Danielle Formosa death: Coroner concerned over hanged girl's care
A coroner has said a 14-year-old girl found hanging at a County Durham children's home had "fallen through the cracks" of the child protection system.
Danielle Formosa had a troubled history and may have been sexually exploited, the inquest in Crook was told.
She was moved from secure accommodation to a home in Consett two weeks before she died in December 2013.
But confusion over who should carry out a psychological assessment meant one was never done.
The inquest heard Danielle had written "RIP Sarah" on her hot water bottle in tribute to a Facebook friend who was also in care and had recently died suddenly.
Coroner Andrew Tweddle found that Danielle, from Sunderland, had taken her own life and recorded a conclusion of suicide.
A serious case review will report into Danielle's death, and that of Sarah Clerkson, also 14, and in care and from Sunderland, who was found hanging at a party the same month.
Det Con Lindsey Hill of Durham Police told the hearing there were no suspicious circumstances to Danielle's death.
She was found hanging in her bedroom by David Grayson, manager at East Farmhouse children's home.
A note she left was found on her bed. Police later found she had written "RIP Sarah" on her hot water bottle. Mr Tweddle said he was "reasonably confident" that referred to Ms Clerkson.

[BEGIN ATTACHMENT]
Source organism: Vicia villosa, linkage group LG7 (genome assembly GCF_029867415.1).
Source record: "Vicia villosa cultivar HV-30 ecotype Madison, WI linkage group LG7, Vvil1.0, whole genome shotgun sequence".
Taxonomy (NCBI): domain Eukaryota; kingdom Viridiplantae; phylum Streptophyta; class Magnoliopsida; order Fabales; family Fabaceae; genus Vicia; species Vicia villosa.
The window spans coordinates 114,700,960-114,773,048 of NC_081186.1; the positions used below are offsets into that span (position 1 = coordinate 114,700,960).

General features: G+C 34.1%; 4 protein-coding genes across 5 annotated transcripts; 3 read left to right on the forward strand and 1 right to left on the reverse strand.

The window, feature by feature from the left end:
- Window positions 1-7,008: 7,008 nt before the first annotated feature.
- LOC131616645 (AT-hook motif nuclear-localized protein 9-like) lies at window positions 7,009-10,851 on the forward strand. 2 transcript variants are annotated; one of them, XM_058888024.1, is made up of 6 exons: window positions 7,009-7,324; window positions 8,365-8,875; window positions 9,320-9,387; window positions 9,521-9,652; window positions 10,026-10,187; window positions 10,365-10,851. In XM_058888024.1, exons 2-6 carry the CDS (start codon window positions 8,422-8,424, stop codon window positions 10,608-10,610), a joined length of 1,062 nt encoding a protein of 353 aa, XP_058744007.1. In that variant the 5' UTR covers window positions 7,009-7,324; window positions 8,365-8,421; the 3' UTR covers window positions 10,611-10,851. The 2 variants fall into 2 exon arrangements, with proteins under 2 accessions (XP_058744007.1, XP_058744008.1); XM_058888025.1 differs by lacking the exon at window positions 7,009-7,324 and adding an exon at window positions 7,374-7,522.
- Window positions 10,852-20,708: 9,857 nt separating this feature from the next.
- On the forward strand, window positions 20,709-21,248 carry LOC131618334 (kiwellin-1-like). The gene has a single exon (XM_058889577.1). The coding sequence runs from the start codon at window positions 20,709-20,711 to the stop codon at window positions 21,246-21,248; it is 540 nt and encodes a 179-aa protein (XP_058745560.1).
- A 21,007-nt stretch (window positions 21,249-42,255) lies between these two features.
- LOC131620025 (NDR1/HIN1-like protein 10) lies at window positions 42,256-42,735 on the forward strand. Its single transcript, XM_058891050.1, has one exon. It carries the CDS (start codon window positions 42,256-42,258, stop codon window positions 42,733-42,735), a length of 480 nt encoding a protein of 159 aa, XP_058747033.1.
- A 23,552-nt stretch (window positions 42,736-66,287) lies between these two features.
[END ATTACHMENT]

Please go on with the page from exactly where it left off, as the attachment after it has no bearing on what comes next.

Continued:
Earlier, Mr Grayson said Danielle had told him she knew Sarah, after she heard about her death. But staff at the home, which only housed one other child at the time and has room for four young people, had no concerns she was about to harm herself as a consequence.
Stephen Mason, a senior child protection manager with Sunderland Council, said Danielle had been known to children's services since she was six.
He said she had taken legal highs and there were concerns she was sexually exploited to pay for them.
'Happens too often'
Eventually, concerns about the risks she was placing herself in led the council to obtain a court order, placing her in secure accommodation in the September before she died.
Mr Mason said a review on 28 November found she could be moved to "semi-secure" accommodation. But no psychological assessment was carried out first, despite a social worker highlighting the omission.
The inquest heard that was because officials in Sunderland and at the secure accommodation each believed the other was due to carry it out.
Mr Tweddle said: "It happens far too often that we see in the papers, hear on the radio or see on the television this type of issue where someone seems to fall through the cracks in the system."
Mr Mason said lessons had already been learned from the serious case review, which has not yet been published.